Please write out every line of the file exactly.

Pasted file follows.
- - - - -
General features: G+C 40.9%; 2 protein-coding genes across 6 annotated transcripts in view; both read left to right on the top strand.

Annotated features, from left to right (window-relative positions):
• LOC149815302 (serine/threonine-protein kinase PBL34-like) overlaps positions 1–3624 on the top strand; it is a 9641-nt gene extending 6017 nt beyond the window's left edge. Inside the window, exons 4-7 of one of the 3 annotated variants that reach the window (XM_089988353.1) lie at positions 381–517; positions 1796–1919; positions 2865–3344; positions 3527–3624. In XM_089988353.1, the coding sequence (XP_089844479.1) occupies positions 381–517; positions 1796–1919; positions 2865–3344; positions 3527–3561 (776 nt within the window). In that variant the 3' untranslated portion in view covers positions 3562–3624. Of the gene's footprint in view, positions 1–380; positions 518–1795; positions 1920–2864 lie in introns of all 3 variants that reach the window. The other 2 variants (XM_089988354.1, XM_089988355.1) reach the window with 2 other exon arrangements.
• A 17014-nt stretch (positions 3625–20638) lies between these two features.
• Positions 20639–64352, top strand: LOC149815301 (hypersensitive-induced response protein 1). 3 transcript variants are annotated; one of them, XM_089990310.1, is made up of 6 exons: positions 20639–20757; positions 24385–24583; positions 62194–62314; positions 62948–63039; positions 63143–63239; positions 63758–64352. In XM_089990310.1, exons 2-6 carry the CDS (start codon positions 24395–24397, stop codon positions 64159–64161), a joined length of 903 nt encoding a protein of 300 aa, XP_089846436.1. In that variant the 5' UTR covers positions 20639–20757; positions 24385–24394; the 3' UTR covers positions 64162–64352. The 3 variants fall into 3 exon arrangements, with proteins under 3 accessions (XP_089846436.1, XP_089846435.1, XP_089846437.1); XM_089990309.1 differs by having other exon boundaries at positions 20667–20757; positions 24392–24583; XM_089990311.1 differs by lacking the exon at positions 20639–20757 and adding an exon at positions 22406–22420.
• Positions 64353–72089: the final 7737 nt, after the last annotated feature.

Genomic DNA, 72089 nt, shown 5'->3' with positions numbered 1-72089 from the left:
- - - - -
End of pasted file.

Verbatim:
General features: G+C 40.9%; 2 protein-coding genes across 6 annotated transcripts in view; both read left to right on the top strand.

Annotated features, from left to right (window-relative positions):
• LOC149815302 (serine/threonine-protein kinase PBL34-like) overlaps positions 1–3624 on the top strand; it is a 9641-nt gene extending 6017 nt beyond the window's left edge. Inside the window, exons 4-7 of one of the 3 annotated variants that reach the window (XM_089988353.1) lie at positions 381–517; positions 1796–1919; positions 2865–3344; positions 3527–3624. In XM_089988353.1, the coding sequence (XP_089844479.1) occupies positions 381–517; positions 1796–1919; positions 2865–3344; positions 3527–3561 (776 nt within the window). In that variant the 3' untranslated portion in view covers positions 3562–3624. Of the gene's footprint in view, positions 1–380; positions 518–1795; positions 1920–2864 lie in introns of all 3 variants that reach the window. The other 2 variants (XM_089988354.1, XM_089988355.1) reach the window with 2 other exon arrangements.
• A 17014-nt stretch (positions 3625–20638) lies between these two features.
• Positions 20639–64352, top strand: LOC149815301 (hypersensitive-induced response protein 1). 3 transcript variants are annotated; one of them, XM_089990310.1, is made up of 6 exons: positions 20639–20757; positions 24385–24583; positions 62194–62314; positions 62948–63039; positions 63143–63239; positions 63758–64352. In XM_089990310.1, exons 2-6 carry the CDS (start codon positions 24395–24397, stop codon positions 64159–64161), a joined length of 903 nt encoding a protein of 300 aa, XP_089846436.1. In that variant the 5' UTR covers positions 20639–20757; positions 24385–24394; the 3' UTR covers positions 64162–64352. The 3 variants fall into 3 exon arrangements, with proteins under 3 accessions (XP_089846436.1, XP_089846435.1, XP_089846437.1); XM_089990309.1 differs by having other exon boundaries at positions 20667–20757; positions 24392–24583; XM_089990311.1 differs by lacking the exon at positions 20639–20757 and adding an exon at positions 22406–22420.
• Positions 64353–72089: the final 7737 nt, after the last annotated feature.

Genomic DNA, 72089 nt, shown 5'->3' with positions numbered 1-72089 from the left: